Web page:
will not be reviewed in a § 2255 proceeding. Goward
v. United States, 569 Fed.Appx. 408, 411-12 (6th Cir.
2014) (citing Zack v. United States, 28 F.3d 1215
(6th Cir. 1994)). Defendant points to nothing to establish
his actual innocence.
Defendant argues that he was unaware of a possible entrapment
defense. (Dkt. # 32, Pg. ID 129.) Entrapment requires
“proof of two elements: (1) government inducement of
the crime, and (2) a lack of predisposition on the part of
the defendant to engage in the criminal activity.”
United States v. Khalil, 279 F.3d 358, 364 (6th Cir.
2002) (citing United States v. Nelson, 922 F.2d 311,
317 (6th Cir. 1990)). Defendant never addresses the first
element. With respect to the second element, Defendant argues
simply that “it is undisputed that [Defendant] did not
seek out an underage male partner, but rather sought out a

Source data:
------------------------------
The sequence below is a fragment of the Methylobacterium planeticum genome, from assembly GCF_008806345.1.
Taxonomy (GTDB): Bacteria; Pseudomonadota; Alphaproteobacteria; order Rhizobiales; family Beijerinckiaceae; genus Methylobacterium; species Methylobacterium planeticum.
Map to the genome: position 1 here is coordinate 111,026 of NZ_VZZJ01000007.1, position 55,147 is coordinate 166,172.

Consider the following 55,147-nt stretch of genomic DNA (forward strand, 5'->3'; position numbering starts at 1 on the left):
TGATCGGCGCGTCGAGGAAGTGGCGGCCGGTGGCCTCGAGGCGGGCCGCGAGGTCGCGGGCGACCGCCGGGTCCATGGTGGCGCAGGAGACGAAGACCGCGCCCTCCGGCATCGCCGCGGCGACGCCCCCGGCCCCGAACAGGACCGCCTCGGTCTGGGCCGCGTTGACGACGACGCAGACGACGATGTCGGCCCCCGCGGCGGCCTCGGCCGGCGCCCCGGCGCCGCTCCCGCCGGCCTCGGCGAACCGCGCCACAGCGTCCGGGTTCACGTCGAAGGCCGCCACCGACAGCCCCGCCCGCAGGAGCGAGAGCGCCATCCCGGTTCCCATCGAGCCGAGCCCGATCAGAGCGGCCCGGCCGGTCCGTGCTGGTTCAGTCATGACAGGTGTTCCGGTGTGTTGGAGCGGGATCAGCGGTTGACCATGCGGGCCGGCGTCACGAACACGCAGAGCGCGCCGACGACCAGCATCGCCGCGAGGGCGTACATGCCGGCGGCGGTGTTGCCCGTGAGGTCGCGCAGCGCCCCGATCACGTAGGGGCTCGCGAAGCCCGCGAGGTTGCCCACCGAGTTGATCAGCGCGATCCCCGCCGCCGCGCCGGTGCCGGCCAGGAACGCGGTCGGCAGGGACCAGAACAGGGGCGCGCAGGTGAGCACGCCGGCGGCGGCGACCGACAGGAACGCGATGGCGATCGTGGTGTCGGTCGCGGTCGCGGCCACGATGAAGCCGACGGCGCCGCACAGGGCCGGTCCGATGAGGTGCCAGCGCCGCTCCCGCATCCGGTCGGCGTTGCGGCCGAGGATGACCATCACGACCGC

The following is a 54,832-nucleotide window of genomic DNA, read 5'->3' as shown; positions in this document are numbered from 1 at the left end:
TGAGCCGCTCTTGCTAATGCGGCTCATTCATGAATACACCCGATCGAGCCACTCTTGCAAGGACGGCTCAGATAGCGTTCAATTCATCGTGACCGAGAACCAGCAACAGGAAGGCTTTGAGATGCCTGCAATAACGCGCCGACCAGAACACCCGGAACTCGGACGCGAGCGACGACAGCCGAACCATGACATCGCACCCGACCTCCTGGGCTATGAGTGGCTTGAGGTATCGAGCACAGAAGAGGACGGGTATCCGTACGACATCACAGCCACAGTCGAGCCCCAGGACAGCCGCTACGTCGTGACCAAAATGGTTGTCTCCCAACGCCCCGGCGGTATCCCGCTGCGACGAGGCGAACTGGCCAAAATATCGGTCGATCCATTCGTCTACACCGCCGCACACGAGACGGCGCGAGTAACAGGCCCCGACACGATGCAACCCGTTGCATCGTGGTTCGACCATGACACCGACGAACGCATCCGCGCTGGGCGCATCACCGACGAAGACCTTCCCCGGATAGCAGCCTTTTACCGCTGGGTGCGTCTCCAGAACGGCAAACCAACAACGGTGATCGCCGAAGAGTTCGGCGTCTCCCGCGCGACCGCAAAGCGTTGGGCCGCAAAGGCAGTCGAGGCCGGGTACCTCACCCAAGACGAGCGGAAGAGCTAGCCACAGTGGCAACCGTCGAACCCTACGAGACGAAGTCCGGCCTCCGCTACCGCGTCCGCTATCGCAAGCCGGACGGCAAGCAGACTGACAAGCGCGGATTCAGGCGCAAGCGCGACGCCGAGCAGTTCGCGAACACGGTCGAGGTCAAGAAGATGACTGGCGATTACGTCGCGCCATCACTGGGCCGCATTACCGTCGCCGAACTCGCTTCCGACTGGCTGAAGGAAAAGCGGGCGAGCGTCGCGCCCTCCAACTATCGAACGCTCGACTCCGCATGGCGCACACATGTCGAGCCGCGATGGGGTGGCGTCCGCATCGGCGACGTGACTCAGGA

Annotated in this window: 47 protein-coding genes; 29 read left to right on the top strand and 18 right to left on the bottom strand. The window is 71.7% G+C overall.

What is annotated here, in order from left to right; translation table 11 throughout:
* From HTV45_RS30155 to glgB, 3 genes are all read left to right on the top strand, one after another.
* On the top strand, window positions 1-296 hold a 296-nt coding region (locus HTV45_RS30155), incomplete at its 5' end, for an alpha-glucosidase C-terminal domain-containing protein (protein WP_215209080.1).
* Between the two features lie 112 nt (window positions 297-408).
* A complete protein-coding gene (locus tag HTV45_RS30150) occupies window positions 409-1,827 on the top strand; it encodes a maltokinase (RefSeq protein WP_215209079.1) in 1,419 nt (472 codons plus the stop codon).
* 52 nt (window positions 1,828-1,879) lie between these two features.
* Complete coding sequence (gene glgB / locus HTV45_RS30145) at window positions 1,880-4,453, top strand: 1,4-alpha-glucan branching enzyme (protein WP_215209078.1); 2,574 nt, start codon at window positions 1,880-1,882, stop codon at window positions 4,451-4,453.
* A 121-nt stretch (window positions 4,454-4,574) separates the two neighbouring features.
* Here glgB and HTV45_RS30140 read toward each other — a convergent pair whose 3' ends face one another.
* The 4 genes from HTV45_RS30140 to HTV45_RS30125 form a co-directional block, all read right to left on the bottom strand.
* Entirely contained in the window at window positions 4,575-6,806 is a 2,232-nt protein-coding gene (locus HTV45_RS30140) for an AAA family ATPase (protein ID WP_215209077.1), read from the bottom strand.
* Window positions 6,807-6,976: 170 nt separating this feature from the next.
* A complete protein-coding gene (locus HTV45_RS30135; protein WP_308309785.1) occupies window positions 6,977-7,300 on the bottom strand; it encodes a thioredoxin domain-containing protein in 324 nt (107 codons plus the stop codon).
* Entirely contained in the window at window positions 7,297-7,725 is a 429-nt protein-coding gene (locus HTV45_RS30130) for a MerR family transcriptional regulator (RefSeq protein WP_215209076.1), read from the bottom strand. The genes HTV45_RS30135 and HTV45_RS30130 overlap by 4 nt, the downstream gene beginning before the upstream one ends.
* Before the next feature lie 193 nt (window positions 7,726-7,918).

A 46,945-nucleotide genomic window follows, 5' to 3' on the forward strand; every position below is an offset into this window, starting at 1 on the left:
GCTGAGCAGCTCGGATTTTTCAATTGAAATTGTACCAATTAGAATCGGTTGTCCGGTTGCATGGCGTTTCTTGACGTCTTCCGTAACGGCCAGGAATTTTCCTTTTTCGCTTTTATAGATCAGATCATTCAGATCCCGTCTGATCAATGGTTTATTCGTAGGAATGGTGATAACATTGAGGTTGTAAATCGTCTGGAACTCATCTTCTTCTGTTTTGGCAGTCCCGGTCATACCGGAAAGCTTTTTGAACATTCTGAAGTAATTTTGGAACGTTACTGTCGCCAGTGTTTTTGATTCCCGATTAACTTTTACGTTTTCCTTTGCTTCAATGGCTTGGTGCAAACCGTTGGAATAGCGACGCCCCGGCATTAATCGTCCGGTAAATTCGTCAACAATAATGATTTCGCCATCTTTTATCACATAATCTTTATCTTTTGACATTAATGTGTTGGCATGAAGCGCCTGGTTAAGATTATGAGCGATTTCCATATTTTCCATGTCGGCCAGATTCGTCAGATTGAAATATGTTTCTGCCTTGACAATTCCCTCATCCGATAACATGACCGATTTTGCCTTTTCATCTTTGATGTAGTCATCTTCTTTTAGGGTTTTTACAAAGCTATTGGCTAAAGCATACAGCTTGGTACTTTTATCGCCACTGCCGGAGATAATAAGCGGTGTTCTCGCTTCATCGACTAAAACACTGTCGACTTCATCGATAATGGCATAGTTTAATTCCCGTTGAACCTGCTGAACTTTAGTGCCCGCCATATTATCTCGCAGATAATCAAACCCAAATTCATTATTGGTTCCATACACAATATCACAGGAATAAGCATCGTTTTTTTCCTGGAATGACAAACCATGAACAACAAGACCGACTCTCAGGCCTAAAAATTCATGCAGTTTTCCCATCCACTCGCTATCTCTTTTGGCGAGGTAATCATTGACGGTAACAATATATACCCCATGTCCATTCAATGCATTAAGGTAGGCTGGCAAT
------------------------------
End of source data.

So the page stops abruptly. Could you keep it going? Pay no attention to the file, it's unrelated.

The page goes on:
young adult[.]” (Dkt. # 32, Pg. ID 129.) The court
stated both in the plea agreement and under oath during the
plea hearing, Defendant traveled from Atlanta to Detroit
intending to meet with a person he believed to be a
fourteen-year-old boy and his stepfather in order to engage
in sexual activity with the boy. (Dkt. # 27, Pg. ID 65-66;
Dkt. # 40, Pg. ID 247-48.) And as the government points out,
Defendant's communications to the undercover agent, who
Defendant believed was a stepfather offering his minor
stepson for sex with Defendant, indicated his specific
attraction to the minor. (Dkt. # 41, Pg. ID 267-68, 273.) In
particular, Defendant's comments that he was
“drooling” thinking about the fourteen-year-old,
describing the sex acts Defendant intended to perform on the
boy, and asserting ...